In the fall of 2011, the Museum opened Studio 231, a street-level gallery in the building adjacent to the Museum (at 231 Bowery) that now serves as a platform for international emerging artists to realize projects in the un-renovated, ground-floor space. The projects at Studio 231 seek to foster a new relationship between the artists and the public by allowing artists to create work outside the confines of the main Museum building and in closer proximity to the energy of the street and to the creative space of the artist's studio. Over thirty years after the New Museum was founded, its site and program, while not mutually exclusive, continue to be reconfigured and re-imagined.

Megan Heuer is an art historian and Scholar in Residence at the New Museum.


Notes


1 Manuscript of an essay by William D. Dunn for The Villager, ca. 1978, Marcia Tucker Papers, The Getty Research Institute, box 95, folder 5. See also Marcia Tucker, A Short Life of Trouble, (Berkeley: University of California Press, 2008), 121.
2 Originally built in 1892 by Carrère & Hastings, who went on to become the architects of the New York Public Library at Fifth Avenue and 42nd Street, 105 Hudson Street was converted to a co-op beginning in the 1970s; the ground floor "retail space" now houses the restaurant Nobu. A brief history of the building can be found in Christopher Gray, "Streetscapes/105 Hudson Street; A TriBeCa Taste of the Young Carrère & Hastings," The New York Times, June 25, 2000.
3 Tucker, 2008, 123. Tucker later described the initial challenge of working at 105 Hudson Street as "using plastic spoons to build a castle."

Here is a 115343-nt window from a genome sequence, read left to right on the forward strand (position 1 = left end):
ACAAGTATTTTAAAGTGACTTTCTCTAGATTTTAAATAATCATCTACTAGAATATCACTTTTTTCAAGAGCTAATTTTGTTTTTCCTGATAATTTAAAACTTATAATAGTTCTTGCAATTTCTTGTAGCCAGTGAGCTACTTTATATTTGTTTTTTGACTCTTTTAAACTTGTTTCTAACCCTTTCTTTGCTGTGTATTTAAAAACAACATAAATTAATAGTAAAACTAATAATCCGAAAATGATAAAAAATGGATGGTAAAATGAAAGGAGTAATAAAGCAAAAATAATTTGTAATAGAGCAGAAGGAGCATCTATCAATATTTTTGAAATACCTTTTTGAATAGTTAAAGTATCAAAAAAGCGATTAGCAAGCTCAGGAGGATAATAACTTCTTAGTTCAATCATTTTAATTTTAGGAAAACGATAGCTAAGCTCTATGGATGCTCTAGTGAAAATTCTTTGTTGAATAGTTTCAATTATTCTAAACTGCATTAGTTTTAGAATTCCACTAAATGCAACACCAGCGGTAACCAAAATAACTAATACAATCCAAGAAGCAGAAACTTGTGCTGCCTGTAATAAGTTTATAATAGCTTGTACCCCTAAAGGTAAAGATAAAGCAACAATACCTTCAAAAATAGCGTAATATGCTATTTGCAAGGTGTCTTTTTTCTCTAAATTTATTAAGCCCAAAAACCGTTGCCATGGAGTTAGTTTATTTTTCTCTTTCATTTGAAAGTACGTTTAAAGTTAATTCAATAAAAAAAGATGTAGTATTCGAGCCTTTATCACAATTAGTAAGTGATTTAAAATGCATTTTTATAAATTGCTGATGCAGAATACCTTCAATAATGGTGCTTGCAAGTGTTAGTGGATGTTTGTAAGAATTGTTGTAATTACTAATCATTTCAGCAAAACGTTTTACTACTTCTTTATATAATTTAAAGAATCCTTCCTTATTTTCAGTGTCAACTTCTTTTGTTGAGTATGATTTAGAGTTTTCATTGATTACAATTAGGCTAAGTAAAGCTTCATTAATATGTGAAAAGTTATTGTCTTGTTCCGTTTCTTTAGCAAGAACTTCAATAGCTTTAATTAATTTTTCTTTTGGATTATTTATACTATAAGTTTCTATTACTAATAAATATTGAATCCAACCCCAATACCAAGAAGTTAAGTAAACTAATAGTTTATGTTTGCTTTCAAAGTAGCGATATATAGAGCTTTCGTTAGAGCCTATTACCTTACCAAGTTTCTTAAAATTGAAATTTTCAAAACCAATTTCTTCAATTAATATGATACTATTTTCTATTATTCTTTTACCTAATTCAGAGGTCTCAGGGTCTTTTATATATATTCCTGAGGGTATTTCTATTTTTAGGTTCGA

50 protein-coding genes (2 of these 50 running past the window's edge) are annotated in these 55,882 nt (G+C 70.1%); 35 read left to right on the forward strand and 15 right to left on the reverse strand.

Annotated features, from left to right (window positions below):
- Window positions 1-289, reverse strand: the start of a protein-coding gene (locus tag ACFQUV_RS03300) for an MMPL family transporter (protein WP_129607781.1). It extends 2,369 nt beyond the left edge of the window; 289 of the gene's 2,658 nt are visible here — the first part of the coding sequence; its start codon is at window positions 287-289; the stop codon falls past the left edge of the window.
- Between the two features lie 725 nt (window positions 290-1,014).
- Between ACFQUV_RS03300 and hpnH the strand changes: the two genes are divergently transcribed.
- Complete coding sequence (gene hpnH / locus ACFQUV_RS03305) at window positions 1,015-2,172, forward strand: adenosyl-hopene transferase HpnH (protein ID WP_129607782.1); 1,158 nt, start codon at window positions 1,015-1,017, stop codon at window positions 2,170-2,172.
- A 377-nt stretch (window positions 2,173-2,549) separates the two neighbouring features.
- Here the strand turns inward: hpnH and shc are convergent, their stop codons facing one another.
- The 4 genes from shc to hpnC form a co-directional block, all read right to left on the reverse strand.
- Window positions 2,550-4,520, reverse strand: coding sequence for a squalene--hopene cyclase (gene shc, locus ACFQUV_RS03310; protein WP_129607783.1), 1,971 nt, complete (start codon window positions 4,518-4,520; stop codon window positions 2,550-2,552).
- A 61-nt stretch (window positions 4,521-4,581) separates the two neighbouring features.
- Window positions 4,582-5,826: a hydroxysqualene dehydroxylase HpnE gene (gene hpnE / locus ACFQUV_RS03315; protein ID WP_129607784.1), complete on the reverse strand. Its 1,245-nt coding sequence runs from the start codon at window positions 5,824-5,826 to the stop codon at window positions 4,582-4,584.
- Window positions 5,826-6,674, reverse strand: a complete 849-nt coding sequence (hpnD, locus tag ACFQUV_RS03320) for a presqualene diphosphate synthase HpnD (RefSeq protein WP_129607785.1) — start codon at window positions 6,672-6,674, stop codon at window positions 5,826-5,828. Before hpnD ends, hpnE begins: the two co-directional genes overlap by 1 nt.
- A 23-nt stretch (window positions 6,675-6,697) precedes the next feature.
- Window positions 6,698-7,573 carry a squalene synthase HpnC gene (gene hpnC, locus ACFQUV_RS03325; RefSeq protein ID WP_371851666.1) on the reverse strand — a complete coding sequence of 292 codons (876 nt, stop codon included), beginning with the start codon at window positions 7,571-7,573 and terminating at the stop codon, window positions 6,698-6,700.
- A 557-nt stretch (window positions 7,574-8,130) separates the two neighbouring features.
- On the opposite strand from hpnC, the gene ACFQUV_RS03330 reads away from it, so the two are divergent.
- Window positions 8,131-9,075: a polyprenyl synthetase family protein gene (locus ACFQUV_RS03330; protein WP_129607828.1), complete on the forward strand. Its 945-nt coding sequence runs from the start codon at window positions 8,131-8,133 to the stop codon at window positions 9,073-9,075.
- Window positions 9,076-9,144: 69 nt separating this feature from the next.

4 William D. Dunn, "A Museum in the Village: An Idea Whose Time Has Come," The Villager, October 20, 1977, n.p.
5 Tucker, 2008, 128.
6 The New Museum News, Winter 1979/Spring 1980. New Museum Archives, New York.
7 Julie Ault provides a detailed chronology and account of the development of alternative art spaces in New York from 1965 to 1985, including the New Museum, in Alternative Art New York, ed. Julie Ault (New York: The Drawing Center, 2002).
8 David E. Little, "Colab Takes a Piece, History Takes It Back: Collectivity and New York Alternative Spaces," Art Journal, vol. 66, no. 1 (Spring 2007), 63.
9 Marcia Tucker, "Preface," in Alternatives in Retrospect: An Historical Overview 1969-1975, ed. Jacki Apple (New York: The New Museum, 1981), 3.
10 As a result of newspaper coverage of the exhibition that was sympathetic to the organizers of the show, the Department of Housing, Preservation, and Development offered the group an alternate site at 156 Rivington Street, which became ABC No Rio. Ault, 2002, 59.
11 Grace Glueck, "The New Collectives—Reaching for a Wider Audience," New York Times, February 1, 1981, Section 2, 27.
12 The New Museum: Report 1981-1984, 1984, n.p. New Museum Archives, New York.
13 The New Museum Newsletter, Fall 1983/Winter 1984. New Museum Archives, New York, 3. See also Jill Silverman, "Arts, Business & Public Sites: A Growing Partnership," Downtown, (New York: Lower Manhattan Cultural Council, April 1983).
14 Paradise Lost/Paradise Regained: American Visions of the New Decade. (New York: The New Museum, 1984).
15 Eungie Joo and Ethan Swan, "Introduction," in Art Spaces Directory, ed. Eungie Joo and Ethan Swan (New York: New Museum/ArtAsiaPacific, 2012), 7.